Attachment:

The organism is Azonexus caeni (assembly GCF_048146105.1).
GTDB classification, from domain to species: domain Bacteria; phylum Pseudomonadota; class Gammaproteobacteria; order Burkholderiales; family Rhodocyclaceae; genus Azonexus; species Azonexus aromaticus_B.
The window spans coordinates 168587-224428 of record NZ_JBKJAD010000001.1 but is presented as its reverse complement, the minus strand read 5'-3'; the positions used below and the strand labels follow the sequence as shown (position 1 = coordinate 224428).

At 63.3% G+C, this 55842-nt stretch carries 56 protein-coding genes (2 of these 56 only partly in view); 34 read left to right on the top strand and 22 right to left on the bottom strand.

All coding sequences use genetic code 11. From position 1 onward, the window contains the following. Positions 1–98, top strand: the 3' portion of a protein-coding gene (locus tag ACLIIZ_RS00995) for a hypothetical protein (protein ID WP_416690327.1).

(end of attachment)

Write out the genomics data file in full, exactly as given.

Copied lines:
The organism is Azonexus caeni (assembly GCF_048146105.1).
GTDB classification, from domain to species: domain Bacteria; phylum Pseudomonadota; class Gammaproteobacteria; order Burkholderiales; family Rhodocyclaceae; genus Azonexus; species Azonexus aromaticus_B.
The window spans coordinates 168587-224428 of record NZ_JBKJAD010000001.1 but is presented as its reverse complement, the minus strand read 5'-3'; the positions used below and the strand labels follow the sequence as shown (position 1 = coordinate 224428).

At 63.3% G+C, this 55842-nt stretch carries 56 protein-coding genes (2 of these 56 only partly in view); 34 read left to right on the top strand and 22 right to left on the bottom strand.

All coding sequences use genetic code 11. From position 1 onward, the window contains the following. Positions 1–98, top strand: the 3' portion of a protein-coding gene (locus tag ACLIIZ_RS00995) for a hypothetical protein (protein ID WP_416690327.1).